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Divided We Stand

Divided We Stand
New book about the 2020 election.

Tuesday, March 1, 2016

Planning to Run Against Trump

At The New York Times, Amy Chozick and Patrick Healy report on how Democratic groups are planning to run against Trump:
The plan has three major thrusts: Portray Mr. Trump as a heartless businessman who has worked against the interests of the working-class voters he now appeals to; broadcast the degrading comments he has made against women in order to sway suburban women, who have been reluctant to support Mrs. Clinton; and highlight his brash, explosive temper to show he is unsuited to be commander in chief.
American Bridge, a pro-Clinton “super PAC,” has formed a “due diligence unit” of tax and business experts who are poring over Securities and Exchange Commission documents and court records related to Mr. Trump’s business career.
A staff member for an affiliated group, Correct the Record, which coordinates with Mrs. Clinton’s campaign, has collected footage of comments that have not hurt Mr. Trump’s standing among Republican primary voters, but that could be stitched together in what the group’s founder, David Brock, described as a montage of hateful speech that would appall a general electorate.

“They’ll flip their top, and they’ll flip their panties...” read the subject line of a recent news release from Emily’s List, a group that works to elect Democratic women who support abortion rights. The quote came from comments Mr. Trump made about women on “The Howard Stern Show” in the 1990s, unearthed by BuzzFeed last month.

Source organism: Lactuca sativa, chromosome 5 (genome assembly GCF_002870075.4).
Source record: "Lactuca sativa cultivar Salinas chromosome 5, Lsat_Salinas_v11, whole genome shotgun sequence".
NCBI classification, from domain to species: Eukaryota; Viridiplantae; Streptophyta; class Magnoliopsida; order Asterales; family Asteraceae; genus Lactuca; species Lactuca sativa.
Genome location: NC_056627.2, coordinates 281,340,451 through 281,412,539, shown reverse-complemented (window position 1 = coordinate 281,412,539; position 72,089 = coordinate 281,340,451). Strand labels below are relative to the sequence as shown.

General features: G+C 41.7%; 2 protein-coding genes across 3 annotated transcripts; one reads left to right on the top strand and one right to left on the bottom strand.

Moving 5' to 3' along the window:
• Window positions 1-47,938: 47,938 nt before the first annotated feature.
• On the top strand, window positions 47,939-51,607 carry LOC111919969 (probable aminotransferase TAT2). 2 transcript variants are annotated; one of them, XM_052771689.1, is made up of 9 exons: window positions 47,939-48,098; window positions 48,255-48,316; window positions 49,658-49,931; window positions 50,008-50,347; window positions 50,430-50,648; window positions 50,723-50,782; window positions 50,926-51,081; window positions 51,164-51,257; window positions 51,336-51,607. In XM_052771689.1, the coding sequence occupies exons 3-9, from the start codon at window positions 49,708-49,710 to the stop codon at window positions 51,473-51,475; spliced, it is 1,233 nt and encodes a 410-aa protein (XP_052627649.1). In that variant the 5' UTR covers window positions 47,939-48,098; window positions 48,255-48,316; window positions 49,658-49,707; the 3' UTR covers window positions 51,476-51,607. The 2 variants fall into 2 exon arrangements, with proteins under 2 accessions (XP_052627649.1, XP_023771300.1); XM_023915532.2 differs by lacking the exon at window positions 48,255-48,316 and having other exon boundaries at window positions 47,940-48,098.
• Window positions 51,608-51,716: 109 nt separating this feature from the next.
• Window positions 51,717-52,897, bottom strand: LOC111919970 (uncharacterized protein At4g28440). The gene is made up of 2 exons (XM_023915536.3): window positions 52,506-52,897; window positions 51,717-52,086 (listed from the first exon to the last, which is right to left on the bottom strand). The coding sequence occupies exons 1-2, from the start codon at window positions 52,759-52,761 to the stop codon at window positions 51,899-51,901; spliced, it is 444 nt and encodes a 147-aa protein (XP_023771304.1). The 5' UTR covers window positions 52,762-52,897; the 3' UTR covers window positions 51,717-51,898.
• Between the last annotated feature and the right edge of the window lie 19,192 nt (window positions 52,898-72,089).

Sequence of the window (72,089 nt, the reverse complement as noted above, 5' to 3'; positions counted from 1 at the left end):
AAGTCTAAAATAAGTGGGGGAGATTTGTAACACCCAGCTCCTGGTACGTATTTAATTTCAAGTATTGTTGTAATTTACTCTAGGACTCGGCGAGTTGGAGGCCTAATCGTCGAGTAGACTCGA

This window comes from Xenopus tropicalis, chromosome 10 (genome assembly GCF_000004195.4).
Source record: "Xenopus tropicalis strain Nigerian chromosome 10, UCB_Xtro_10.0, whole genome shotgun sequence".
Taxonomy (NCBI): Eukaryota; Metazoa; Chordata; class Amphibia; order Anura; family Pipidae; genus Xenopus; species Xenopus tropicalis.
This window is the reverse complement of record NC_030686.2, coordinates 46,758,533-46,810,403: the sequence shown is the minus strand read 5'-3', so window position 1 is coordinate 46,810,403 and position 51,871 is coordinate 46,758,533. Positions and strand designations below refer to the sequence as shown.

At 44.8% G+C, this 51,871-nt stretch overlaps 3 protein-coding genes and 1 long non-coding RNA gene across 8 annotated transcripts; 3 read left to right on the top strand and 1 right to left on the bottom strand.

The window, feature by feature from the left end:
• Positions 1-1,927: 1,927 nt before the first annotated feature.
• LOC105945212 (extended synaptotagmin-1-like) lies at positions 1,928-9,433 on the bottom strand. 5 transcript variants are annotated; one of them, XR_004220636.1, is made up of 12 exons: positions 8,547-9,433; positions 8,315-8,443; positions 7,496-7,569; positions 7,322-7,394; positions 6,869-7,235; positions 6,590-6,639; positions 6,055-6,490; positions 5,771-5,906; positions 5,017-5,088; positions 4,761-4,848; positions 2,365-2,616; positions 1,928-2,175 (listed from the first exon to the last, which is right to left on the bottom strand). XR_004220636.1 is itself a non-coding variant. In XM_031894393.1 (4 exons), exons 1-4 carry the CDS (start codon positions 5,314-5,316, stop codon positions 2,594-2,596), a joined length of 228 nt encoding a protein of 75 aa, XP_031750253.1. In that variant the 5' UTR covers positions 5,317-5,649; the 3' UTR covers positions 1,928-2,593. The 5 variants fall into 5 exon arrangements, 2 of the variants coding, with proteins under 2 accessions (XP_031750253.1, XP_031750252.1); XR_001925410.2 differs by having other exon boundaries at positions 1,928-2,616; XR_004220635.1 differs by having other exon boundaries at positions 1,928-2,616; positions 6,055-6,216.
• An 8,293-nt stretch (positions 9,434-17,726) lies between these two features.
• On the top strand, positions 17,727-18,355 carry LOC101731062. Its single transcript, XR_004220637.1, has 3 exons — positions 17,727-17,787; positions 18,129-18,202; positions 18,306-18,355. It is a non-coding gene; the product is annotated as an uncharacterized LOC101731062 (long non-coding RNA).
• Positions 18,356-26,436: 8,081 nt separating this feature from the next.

Those types of comments, spoken by Mr. Trump over the years as he served as a tabloid regular and reality TV star, could help Mrs. Clinton excite suburban women and young women who have been ambivalent or antagonistic toward her candidacy.
Stephanie Schriock, the president of Emily’s List, said that an expanded research shop at the organization had compiled “an endless amount of misogynistic and outrageous comments towards women.”
The strategy highlights a concern among Mrs. Clinton’s allies that her chance to become the first female president has not led to widespread excitement among young women. Mr. Trump is the perfect solution to the enthusiasm gap, many Democrats say.